In 2007, the NSF Intl. Drinking Water Treatment Unit Joint Committee revised the NSF/ANSI Standard 53 protocol for pH 8.5 lead reduction based on a substantial amount of research on particulate and colloidal lead. The research conducted by the NSF task group revealed a great deal of inconsistency in the amount of particulate lead formed from batch to batch and from laboratory to laboratory due to the precipitation of this element from the solution.
Testing and developing a lead-reduction filter for gravity pitchers
Water softener resin is extremely porous, which is beneficial because it allows for more surface area to capture calcium and other metals in source water. Surprisingly, 99% of ion exchange actually happens in the interior of the bead. Resin beads, ranging in size from 16 to 50 mesh, are abused daily during the backwash process and by contaminants in the source water. Resin could last much longer in these hostile environments with a few fairly inexpensive solutions.
Cleaning options to reduce resin fouling
The most common question from customers of water treatment systems utilizing adsorbent media is, “How long will the media/system perform?” The most common answer may be a number of months or years but should be more elaborative than a mere number. The most honest answer is, “It depends on the water chemistry.”
New test improves prediction of system and media performance
Ever since granular adsorbent media such as bone char and granular activated carbon (GAC) replaced powdered activated carbon (PAC), the amount of air in a bed of dry GAC has adversely affected the performance of many adsorption systems. Too many operators of liquid phase adsorption systems are unaware of this property.
Addressing air in the bed of dry GAC
Environmental World Products focuses on component distribution, sourcing and new product development for commercial and industrial water treatment applications. Its product line includes RO system components, such as membrane housings, filter housings, bag housings, filter cartridges, couplings, control valves, flowmeters, solenoid valves, needle valves, controllers/monitors and pressure gauges.
New refillable filter shells feature a snap-fit end cap. The design requires no welding equipment or tools to seal the end cap. The durable shell construction and tight seal increase strength to resist cracking and prevent the end cap from popping out under high water pressure. It is designed to bear up under the high suction of vacuum-sealed packaging.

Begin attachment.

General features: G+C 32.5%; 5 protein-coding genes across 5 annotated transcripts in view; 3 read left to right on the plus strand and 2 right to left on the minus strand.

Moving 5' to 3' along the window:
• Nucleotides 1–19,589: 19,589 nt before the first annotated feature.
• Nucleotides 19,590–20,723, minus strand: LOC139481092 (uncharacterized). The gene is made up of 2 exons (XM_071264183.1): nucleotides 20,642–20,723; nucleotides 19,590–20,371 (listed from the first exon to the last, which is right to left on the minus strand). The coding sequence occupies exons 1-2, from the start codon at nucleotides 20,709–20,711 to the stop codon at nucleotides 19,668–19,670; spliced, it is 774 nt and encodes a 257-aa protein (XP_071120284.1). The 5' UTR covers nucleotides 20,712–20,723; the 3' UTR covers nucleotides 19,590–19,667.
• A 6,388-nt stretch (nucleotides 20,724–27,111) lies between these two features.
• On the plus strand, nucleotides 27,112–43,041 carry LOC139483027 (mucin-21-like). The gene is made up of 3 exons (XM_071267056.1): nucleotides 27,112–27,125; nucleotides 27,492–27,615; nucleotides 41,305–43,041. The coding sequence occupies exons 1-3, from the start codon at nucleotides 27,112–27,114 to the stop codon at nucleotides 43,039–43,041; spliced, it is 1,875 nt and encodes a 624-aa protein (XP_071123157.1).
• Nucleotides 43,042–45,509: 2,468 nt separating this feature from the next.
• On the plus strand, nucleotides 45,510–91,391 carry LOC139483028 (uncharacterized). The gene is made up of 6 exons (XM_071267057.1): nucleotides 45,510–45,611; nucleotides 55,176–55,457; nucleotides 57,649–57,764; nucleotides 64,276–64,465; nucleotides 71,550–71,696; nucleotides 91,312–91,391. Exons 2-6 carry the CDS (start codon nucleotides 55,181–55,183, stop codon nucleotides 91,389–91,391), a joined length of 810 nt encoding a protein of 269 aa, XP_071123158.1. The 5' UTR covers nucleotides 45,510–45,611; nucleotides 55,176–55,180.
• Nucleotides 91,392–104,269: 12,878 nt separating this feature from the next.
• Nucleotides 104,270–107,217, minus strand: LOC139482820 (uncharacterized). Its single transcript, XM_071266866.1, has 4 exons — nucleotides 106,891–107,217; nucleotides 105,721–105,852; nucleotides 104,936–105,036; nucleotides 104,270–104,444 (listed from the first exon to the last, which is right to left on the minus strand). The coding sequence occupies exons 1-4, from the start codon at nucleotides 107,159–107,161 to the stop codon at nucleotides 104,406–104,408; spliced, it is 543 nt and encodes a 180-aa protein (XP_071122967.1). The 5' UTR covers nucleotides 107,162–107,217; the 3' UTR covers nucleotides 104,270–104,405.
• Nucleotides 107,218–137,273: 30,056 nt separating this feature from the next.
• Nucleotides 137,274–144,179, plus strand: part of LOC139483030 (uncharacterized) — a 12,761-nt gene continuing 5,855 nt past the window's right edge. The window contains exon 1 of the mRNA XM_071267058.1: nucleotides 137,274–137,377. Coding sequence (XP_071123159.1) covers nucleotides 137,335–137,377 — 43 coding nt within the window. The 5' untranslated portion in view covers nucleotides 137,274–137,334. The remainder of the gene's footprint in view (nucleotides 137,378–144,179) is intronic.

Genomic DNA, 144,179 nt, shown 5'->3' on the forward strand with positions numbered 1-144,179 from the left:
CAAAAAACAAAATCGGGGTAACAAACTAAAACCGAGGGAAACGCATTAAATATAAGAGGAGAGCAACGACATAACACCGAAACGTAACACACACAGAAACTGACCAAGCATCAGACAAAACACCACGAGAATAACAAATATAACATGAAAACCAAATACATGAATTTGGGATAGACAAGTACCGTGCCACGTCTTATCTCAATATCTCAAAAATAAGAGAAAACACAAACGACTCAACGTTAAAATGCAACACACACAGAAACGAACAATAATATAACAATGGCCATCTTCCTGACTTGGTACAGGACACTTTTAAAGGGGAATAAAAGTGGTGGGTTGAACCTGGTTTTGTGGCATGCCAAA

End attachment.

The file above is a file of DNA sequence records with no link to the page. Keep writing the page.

UFMC Series carbon wrap filters are cellulose free. Manufactured from carbon and polypropylene fibers, these filters will not harbor bacteria and other organics that are typical with cellulose-based filters. These cost-effective, single-stage cartridges are ideally suited for removal of sediments and reduction of unwanted taste, odor and chlorine from drinking water. They are available in 5, 10 and 20 microns in standard 2.6-in. and jumbo 4.5-in. OD diameters of 10- and 20-in. lengths.
San Antonio de Los Cobres, a community of 6,000 residents in the Andes Mountains in Argentina, faced a challenging arsenic concentration of up to 290 ppb in its water supply. It needed a solution to reduce the level to below the maximum contaminant level set by the World Health Organization (WHO) of 10 ppb.
Remote Andean town reduces arsenic with new treatment system
In many developing areas in Africa, accessing clean drinking water is a serious challenge for thousands of communities. The only sources of water available to their residents often are overrun with bacteria, waste and harmful contaminants. Many times, a family’s only way to obtain potable water is to walk long distances to the nearest well or other groundwater source. Such a task has several adverse effects, particularly on women and children, who may spend much of their time retrieving low-quality water for their families instead of attending school.
Nonprofit organizations work to provide clean water in Africa